Design thinking facilitates our organizations’ ability to think creatively and to put our customers at the center of our efforts. Based on the methodology that designers have typically undertaken in approaching product innovation challenges, the design-thinking process has been successfully used to create new products, to improve the interactions between people and products, and to analyze and enhance people’s relationships with each other.3 It is especially powerful in environments that are in constant change, when the way things have always been done is no longer especially useful. Although many organizations have adopted the process, it is often associated with the d.school at Stanford and the design and innovation firm IDEO. (The link between the d.school and IDEO is strong; Stanford professor David Kelley cofounded them both.)

Design thinking is inherently a social process. It brings together a diverse group of people from a variety of backgrounds to contribute their unique perspectives to the challenge at hand. Engineers, marketers, artists, doctors, designers, writers, CFOs, creative technologists, and ethnographers are some of the types of people who may all have a seat at the same table. Why is this necessary? There is a saying at IDEO that succinctly summarizes the reason: “All of us is smarter than any of us.” When managed well, this diversity of thought generates new combinations of ideas.

But having a diverse group is not enough. Creativity only happens when we can be vulnerable, and this can only happen within a nonhierarchical environment. As Rodrigo Martinez, IDEO’s life sciences chief strategist warns, “hierarchy kills innovation.”

Design thinking pushes participants to think holistically by incorporating both divergent and convergent thinking. Divergent thinking is curiosity in action. An expansive process, the goal of divergent thinking is to generate many ideas in a short period of time. The reason: It takes a lot of ideas to come up with the one that sticks. Convergent thinking is its partner. An analytical framework for deciding among options, we employ convergent thinking when we synthesize the output of divergent processes, reassembling insights and observations in new ways. Convergent thinking reduces options, nudging us forward toward solutions. Both types of thinking are necessary to successful innovation.

Most of our companies are adept at convergent thinking. For the past several decades, our management tools and processes have emphasized efficiency, streamlining processes, and continuous incremental improvement. We are less skilled at divergent thinking. Rather than considering how to improve what is already in place, divergent thinking often threatens the status quo, with the goal of finding new ways to bring value. The combination is what creates thoughtful and disruptive innovation, which is precisely why many companies are eager to understand design thinking and incorporate it into their corporate DNA.

How does the design-thinking process work?

Design Thinking is an exploratory process that transforms needs into demand. It begins with inspiration, flows into synthesis, develops into ideation, and concludes with implementation of a solution.

  • Inspiration involves exploring the challenge, the problem to be solved or the opportunity to be tapped.
  • Synthesis creates a point of view that frames the parameters for the solution.
  • Ideation involves generating, enhancing, and testing potential solutions.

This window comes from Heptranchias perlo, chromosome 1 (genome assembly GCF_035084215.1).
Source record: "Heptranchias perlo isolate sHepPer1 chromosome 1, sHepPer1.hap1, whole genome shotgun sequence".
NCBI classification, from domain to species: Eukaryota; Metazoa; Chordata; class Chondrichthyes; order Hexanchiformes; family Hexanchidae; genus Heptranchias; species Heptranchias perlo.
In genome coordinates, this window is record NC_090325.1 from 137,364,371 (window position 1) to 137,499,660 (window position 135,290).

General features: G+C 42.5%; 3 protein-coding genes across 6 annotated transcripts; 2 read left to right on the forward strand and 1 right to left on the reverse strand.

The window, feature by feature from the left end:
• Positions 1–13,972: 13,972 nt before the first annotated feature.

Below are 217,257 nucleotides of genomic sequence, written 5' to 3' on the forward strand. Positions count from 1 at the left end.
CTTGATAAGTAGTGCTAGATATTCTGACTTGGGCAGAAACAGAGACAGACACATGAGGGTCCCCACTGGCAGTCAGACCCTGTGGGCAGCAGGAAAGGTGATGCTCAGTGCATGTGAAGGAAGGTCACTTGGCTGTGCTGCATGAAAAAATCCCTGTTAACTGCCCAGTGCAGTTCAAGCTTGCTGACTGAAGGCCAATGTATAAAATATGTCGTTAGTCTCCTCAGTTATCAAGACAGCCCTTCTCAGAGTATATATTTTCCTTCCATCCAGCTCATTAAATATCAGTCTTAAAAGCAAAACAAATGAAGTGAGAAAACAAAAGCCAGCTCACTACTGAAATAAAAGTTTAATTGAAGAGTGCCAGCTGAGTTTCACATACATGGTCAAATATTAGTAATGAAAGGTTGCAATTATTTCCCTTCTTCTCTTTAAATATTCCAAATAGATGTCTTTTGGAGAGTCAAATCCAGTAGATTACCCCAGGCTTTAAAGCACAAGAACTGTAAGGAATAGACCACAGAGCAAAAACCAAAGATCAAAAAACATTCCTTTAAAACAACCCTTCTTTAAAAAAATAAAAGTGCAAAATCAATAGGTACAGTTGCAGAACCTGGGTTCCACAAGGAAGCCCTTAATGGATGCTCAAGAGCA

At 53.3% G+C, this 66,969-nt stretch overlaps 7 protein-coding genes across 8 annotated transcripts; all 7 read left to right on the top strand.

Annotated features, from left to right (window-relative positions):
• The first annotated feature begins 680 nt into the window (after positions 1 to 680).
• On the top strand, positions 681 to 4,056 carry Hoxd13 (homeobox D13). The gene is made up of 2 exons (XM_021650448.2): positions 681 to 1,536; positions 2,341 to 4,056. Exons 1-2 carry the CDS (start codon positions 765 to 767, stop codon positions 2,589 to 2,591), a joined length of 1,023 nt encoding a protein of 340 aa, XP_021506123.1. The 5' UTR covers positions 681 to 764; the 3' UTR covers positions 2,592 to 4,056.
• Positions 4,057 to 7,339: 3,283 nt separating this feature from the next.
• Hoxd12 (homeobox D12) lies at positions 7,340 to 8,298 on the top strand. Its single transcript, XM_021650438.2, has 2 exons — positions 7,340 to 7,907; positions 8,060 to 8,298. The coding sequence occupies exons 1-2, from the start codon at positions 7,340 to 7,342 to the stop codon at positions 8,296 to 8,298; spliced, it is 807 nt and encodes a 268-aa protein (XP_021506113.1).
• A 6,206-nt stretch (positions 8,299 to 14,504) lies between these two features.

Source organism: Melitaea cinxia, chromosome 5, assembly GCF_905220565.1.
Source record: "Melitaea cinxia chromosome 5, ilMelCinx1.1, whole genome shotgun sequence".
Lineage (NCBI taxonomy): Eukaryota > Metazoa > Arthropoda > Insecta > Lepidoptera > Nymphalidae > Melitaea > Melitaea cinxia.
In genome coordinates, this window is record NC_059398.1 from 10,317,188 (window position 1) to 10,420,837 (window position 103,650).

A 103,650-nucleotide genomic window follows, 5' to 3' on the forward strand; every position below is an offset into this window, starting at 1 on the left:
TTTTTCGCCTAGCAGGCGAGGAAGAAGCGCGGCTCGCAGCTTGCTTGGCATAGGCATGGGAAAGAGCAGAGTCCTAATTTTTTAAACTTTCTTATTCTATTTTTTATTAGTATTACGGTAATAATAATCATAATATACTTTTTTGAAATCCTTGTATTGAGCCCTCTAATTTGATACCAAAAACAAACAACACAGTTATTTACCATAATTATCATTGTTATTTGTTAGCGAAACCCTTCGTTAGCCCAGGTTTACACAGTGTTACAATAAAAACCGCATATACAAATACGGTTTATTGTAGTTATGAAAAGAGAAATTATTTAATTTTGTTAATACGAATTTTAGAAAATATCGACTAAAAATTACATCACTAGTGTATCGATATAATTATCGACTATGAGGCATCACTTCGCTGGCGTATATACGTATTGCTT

• Implementation brings it all together in real life.3

Do not be fooled into thinking this is a linear process; organizations cycle through these spaces multiple times as their thinking progresses and their ideas are improved.

Develop an Understanding

One of the hallmarks of design thinking is a rigorous focus on clearly articulating the challenge that is to be solved or the opportunity to be created. Experience shows that, more often than not, impactful innovation comes from reframing a problem rather than solving the existing problem in a different way. Toward this end, the process kicks off with an invitation to explore, to uncover and closely examine the underlying customer need or desire to be addressed, rather than tackle a predefined problem. This openness to discovery is important: It creates space to think anew.

The brief is a vehicle through which the design process begins. It outlines the constraints surrounding the process that are to be balanced and a framework for evaluation. Midcourse adjustments are often made to briefs to reflect a growing understanding of the situation.

Here are some questions to keep in mind as you create your brief:

  • How do you currently observe your customers’ world and the needs and desires they are trying to address? What methods have been most effective?
  • What aspects of design thinking might be useful to your organization?
  • How do you currently evaluate your customers’ experience with your brand?

Next week, we’ll talk about how to use research and brainstorming to produce designs that target your audience and get results.

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About the Authors

Larry Weber and Lisa Leslie Henderson are the cowriters of this Digital Marketing guide. Larry is the CEO of Racepoint Global, an advanced marketing services firm. A globally known expert in public relations and marketing services, Larry has successfully built companies and brands and is passionate about the future of marketing. Lisa is an observer, synthesizer, and writer who draws extensively from her background in marketing and consulting. Lisa and Larry have collaborated on two guides to date, The Digital Marketer, and Everywhere: Comprehensive Strategy for the Social Media Era. To stay current on their thinking, frequent www.racepoint.com/thedigitalmarketer and follow them at @TheLarryWeber and @ljlhendo.

Buy on Amazon: The Digital Marketer: Ten New Skills You Must Learn to Stay Relevant and Customer-Centric

1. For more information see: www.warbyparker.com.
2. To read more about the class trip adventures, see:www.warbyparkerclass
trip.com/.
3. Tim Brown, Change by Design (New York: HarperCollins), 42.